The present invention is illustrated by way of example and not limitation in the accompanying figures in which like reference numerals indicate similar elements and in which:
FIG. 1 is a schematic diagram of a conventional general-purpose digital computing environment that can be used to implement various aspects of the invention;
FIG. 2 shows a functional block diagram of a computer system incorporating the present invention for enabling value-added hardware on an interface controller board; and
FIG. 3 shows a flow diagram for enabling value-added hardware on an interface controller board in a computer system.
Although not required, the invention will be described in the general context of computer-executable instructions, such as program modules, that are executed by a personal computer or a server. Generally, program modules include routines, programs, objects, components, data structures, etc., that perform particular tasks or implement particular abstract data types. Moreover, those skilled in the art will appreciate that the invention may be practiced with other computer system configurations, including hand-held devices, multiprocessor systems, microprocessor-based or programmable consumer electronics, network PCS, minicomputers, mainframe computers, and the like. The invention may also be practiced in distributed computing environments where tasks are performed by remote processing devices that are linked through a communications network. In a distributed computing environment, program modules may be located in both local and remote memory storage devices.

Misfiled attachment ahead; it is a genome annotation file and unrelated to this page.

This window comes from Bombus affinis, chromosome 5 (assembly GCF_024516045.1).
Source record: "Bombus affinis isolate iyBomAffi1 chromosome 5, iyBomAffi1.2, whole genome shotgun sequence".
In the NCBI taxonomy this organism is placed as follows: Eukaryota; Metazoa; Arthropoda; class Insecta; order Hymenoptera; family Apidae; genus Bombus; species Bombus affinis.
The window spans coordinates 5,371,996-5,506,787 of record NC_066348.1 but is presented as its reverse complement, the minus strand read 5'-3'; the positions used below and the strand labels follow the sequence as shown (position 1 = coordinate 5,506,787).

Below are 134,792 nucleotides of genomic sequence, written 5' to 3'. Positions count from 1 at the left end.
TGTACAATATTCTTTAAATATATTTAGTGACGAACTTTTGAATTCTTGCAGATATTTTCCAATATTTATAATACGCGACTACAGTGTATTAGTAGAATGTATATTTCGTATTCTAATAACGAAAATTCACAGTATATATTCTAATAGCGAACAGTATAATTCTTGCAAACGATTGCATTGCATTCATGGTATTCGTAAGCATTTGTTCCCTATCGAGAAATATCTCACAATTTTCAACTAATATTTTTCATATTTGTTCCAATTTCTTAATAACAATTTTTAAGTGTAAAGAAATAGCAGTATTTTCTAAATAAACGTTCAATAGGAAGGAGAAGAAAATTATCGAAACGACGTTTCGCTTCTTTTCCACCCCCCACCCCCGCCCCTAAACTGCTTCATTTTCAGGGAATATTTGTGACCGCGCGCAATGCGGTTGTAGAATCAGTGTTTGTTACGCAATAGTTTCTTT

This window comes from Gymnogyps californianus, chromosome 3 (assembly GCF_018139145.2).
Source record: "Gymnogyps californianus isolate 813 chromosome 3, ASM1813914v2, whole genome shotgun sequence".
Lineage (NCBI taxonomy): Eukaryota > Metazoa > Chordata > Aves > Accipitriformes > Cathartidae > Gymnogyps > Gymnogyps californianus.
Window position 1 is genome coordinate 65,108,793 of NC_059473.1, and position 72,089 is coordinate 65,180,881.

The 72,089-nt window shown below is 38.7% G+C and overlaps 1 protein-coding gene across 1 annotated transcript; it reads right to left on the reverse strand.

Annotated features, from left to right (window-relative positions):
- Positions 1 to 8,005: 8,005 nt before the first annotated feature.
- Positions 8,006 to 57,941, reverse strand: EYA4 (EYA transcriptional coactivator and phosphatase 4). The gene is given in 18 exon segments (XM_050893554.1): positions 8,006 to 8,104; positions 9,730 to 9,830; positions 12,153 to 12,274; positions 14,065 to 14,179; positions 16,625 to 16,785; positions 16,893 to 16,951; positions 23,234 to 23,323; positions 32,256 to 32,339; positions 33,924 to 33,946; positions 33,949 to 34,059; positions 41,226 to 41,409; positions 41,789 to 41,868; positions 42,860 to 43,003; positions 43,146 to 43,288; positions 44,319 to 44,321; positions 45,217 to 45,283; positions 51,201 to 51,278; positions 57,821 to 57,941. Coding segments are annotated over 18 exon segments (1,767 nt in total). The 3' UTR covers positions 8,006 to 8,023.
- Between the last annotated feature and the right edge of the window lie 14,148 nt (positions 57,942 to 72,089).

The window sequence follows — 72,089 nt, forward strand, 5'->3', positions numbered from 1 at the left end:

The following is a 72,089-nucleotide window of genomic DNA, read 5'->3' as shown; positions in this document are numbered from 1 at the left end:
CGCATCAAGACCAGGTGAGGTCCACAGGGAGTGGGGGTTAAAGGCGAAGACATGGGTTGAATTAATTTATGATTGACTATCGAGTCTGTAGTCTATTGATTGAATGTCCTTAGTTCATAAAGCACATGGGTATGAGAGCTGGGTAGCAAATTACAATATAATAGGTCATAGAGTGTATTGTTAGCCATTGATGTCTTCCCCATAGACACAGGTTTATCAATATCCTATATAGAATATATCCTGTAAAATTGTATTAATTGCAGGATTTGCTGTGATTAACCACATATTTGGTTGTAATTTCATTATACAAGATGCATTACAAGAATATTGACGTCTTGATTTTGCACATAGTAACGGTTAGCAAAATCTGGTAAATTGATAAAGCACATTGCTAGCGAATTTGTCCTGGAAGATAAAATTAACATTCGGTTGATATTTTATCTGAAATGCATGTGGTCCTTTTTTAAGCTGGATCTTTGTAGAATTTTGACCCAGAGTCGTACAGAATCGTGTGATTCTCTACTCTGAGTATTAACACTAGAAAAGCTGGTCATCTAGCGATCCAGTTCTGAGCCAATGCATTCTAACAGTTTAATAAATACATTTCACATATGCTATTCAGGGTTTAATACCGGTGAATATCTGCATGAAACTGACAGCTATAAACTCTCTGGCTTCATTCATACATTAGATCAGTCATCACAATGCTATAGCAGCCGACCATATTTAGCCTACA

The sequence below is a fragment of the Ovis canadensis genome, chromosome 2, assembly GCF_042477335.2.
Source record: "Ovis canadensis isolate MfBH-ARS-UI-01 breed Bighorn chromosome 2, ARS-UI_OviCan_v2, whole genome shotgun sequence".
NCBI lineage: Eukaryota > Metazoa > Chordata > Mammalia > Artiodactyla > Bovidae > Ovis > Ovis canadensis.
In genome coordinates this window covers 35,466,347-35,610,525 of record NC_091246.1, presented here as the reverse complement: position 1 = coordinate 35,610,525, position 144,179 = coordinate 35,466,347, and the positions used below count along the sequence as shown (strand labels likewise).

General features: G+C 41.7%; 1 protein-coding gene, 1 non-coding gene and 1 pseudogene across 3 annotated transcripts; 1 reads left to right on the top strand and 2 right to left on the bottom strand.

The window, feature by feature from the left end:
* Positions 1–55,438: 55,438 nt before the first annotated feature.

FIG. 1 is a schematic diagram of a conventional general-purpose digital computing environment that can be used to implement various aspects of the invention. Computer 100 includes a processing unit 110, a system memory 120 and a system bus 130 that couples various system components including the system memory to the processing unit 110. System bus 130 may be any of several types of bus structures including a memory bus or memory controller, a peripheral bus, and a local bus using any of a variety of bus architectures. System memory 120 includes a read only memory (ROM) 140 and a random access memory (RAM) 150.